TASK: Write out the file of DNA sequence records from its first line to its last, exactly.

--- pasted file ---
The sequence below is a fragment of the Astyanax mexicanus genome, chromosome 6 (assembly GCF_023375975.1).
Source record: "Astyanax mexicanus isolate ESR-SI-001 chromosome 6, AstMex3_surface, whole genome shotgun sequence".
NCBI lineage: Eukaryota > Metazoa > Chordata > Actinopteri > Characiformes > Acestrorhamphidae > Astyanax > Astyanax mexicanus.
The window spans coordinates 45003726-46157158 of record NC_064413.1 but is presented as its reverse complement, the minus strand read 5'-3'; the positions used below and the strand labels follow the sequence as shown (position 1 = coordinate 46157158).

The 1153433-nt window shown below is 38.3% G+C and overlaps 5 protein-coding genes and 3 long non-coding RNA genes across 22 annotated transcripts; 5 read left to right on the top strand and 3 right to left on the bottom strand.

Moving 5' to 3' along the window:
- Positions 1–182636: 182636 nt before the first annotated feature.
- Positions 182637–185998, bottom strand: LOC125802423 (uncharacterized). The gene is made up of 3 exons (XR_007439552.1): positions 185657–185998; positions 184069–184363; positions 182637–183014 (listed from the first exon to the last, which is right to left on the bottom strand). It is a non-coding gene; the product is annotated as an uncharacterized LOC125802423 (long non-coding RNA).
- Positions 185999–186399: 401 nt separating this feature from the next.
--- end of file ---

The sequence below is a fragment of the Astyanax mexicanus genome, chromosome 6 (assembly GCF_023375975.1).
Source record: "Astyanax mexicanus isolate ESR-SI-001 chromosome 6, AstMex3_surface, whole genome shotgun sequence".
NCBI lineage: Eukaryota > Metazoa > Chordata > Actinopteri > Characiformes > Acestrorhamphidae > Astyanax > Astyanax mexicanus.
The window spans coordinates 45003726-46157158 of record NC_064413.1 but is presented as its reverse complement, the minus strand read 5'-3'; the positions used below and the strand labels follow the sequence as shown (position 1 = coordinate 46157158).

The 1153433-nt window shown below is 38.3% G+C and overlaps 5 protein-coding genes and 3 long non-coding RNA genes across 22 annotated transcripts; 5 read left to right on the top strand and 3 right to left on the bottom strand.

Moving 5' to 3' along the window:
- Positions 1–182636: 182636 nt before the first annotated feature.
- Positions 182637–185998, bottom strand: LOC125802423 (uncharacterized). The gene is made up of 3 exons (XR_007439552.1): positions 185657–185998; positions 184069–184363; positions 182637–183014 (listed from the first exon to the last, which is right to left on the bottom strand). It is a non-coding gene; the product is annotated as an uncharacterized LOC125802423 (long non-coding RNA).
- Positions 185999–186399: 401 nt separating this feature from the next.